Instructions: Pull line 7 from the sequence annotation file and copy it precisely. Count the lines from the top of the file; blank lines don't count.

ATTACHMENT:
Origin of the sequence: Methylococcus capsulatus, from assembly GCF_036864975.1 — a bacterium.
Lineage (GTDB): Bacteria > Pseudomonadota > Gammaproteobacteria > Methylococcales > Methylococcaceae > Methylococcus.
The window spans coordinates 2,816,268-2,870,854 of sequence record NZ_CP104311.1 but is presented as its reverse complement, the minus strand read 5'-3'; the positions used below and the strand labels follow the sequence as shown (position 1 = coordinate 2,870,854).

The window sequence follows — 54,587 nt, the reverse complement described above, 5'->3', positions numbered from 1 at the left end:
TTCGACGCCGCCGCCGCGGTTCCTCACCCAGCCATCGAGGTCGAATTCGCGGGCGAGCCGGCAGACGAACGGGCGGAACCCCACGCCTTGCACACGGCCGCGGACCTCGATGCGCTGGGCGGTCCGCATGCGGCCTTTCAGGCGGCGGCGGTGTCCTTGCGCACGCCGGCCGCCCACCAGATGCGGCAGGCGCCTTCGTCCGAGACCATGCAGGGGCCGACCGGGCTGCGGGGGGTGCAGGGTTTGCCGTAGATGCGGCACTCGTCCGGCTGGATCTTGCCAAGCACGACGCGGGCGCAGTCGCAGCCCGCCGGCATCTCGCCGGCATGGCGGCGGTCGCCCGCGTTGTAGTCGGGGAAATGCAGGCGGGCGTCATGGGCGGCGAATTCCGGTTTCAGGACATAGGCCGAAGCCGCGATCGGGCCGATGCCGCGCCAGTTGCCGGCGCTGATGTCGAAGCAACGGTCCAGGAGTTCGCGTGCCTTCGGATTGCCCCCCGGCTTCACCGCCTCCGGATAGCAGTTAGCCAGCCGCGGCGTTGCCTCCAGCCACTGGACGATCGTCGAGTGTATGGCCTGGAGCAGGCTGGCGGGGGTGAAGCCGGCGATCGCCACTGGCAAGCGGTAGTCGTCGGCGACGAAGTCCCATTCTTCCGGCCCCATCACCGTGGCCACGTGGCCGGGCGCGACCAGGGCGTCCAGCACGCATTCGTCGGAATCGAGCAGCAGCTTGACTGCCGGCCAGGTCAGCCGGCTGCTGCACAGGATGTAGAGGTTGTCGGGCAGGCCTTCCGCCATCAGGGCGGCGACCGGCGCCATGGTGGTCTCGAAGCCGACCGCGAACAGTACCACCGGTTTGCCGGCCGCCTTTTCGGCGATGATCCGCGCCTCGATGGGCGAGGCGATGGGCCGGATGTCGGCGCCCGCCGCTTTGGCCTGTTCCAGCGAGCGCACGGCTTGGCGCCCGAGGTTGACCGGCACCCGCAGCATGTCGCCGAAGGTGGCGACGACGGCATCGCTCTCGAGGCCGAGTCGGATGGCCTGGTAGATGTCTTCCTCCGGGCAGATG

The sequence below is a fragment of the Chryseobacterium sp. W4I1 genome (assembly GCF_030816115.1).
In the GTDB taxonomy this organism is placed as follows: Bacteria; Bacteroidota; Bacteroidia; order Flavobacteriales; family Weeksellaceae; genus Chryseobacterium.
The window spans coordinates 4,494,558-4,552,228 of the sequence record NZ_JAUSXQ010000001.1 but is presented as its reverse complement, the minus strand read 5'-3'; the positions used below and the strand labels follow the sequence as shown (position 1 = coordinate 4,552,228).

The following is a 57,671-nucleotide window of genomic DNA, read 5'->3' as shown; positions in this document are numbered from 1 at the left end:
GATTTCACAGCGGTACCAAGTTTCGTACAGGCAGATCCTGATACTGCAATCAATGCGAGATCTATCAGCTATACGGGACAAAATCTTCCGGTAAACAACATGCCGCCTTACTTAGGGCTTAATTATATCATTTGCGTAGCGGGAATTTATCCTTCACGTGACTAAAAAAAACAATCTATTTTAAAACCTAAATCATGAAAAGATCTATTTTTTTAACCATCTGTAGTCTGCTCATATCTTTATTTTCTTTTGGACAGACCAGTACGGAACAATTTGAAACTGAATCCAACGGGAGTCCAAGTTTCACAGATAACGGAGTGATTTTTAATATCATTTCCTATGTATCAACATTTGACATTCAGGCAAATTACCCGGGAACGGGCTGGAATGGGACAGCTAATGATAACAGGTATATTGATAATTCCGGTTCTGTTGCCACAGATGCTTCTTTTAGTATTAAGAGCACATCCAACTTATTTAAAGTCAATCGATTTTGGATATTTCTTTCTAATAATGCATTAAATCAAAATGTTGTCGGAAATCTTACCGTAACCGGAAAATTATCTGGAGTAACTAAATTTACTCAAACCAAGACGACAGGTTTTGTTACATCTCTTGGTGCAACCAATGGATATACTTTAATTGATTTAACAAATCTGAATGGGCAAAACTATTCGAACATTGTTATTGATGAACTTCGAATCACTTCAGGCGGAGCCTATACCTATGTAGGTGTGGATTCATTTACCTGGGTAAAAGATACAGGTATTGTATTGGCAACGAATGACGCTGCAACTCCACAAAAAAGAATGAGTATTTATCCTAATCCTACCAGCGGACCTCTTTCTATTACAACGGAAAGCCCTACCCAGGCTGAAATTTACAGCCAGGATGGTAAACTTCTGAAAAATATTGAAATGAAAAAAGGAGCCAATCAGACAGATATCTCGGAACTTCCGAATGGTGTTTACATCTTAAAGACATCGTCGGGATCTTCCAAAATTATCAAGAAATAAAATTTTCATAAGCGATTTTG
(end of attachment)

In the GTDB taxonomy this organism is placed as follows: Bacteria; Bacteroidota; Bacteroidia; order Flavobacteriales; family Weeksellaceae; genus Chryseobacterium.